Don and Clara devoted much of their time to caring for cats. Clara tells of their first cat, Smudge, who was named after the smudge pots in the valley. He was literally dropped in their house by a stray mother cat who came visiting one day and toured the Wendt residence. Mother cat returned the following day, dropped off her kitten and never returned. This is how Smudge found himself in the fortunate situation of being cared for by the Wendts. They would even take their kitty up to their A-frame cabin at Hyatt Lake. On freezing cold days, Don would wrap him up under his jacket as they hiked to the cabin. After many years, Smudge passed on, and the Wendts acquired a pet dog, a black Cockapoo, which, no surprise here, they named "Kitty." Over the years the Wendts would provide care for many cats that happened into their home or Don's shop.
Throughout his life Don's love of sports continued, and he was a member of the Rogue Valley Country Club, where he loved to play golf and was proud of his seven handicap. He was excited when given the opportunity to play his first round of golf at the Salishan Golf Course. He was a bit shocked though to discover that its fairways were so very long and narrow along the edge of the Pacific Ocean. When he returned home, he kept repeating, "I just can't believe I did that." With further explanation he declared that he had lost thirteen golf balls in the deep blue sea.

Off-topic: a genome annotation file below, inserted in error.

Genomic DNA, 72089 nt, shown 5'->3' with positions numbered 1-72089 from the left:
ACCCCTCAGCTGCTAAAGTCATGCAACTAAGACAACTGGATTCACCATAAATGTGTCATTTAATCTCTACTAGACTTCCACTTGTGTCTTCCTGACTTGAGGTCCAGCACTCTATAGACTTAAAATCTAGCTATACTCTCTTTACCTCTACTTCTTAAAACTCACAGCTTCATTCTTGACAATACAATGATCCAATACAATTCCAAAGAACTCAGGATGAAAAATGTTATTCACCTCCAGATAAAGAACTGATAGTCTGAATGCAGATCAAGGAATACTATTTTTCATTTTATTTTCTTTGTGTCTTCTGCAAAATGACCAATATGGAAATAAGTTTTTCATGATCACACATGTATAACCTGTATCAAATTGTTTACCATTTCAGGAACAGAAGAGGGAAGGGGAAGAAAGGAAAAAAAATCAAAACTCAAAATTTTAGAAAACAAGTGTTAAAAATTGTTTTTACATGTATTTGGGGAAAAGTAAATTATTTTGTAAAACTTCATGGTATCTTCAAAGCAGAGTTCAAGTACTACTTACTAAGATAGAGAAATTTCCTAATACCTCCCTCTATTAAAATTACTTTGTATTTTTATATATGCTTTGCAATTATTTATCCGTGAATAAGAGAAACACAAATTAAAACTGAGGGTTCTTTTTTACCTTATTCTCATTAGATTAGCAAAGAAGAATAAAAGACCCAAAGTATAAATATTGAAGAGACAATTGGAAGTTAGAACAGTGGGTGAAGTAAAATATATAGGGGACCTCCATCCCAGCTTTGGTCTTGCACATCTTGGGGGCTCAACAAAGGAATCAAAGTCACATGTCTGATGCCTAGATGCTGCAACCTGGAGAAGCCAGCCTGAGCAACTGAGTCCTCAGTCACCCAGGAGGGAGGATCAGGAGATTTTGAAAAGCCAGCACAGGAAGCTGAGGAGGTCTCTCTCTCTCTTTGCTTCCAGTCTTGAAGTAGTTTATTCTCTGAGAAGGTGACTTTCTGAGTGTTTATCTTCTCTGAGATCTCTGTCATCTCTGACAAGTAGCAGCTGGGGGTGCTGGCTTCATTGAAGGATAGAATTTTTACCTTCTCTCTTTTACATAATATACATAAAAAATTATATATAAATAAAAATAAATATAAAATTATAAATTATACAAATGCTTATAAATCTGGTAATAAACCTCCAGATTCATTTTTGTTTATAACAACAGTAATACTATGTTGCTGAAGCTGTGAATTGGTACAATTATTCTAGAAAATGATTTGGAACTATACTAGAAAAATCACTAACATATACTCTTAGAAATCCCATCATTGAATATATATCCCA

Don was an enthusiastic volunteer in Jacksonville. He was active in the Chamber of Commerce and was part of the planning team for the development of Doc Griffin Park. He had great fun working on the movie, "The Great Northfield Minnesota Raid" which was filmed in Jacksonville. Don was also one of the founders of the Jacksonville Boosters Club, an organization that devotes hours of volunteer work to make Jacksonville the fine community that it is today.
During the years that Don served on the City Council, he was a great supporter of bringing the Britt Music Festival to Jacksonville. He and a crew contoured the hillside in preparation for the amphitheater and, like many Jacksonville residents, offered his home to house Britt musicians.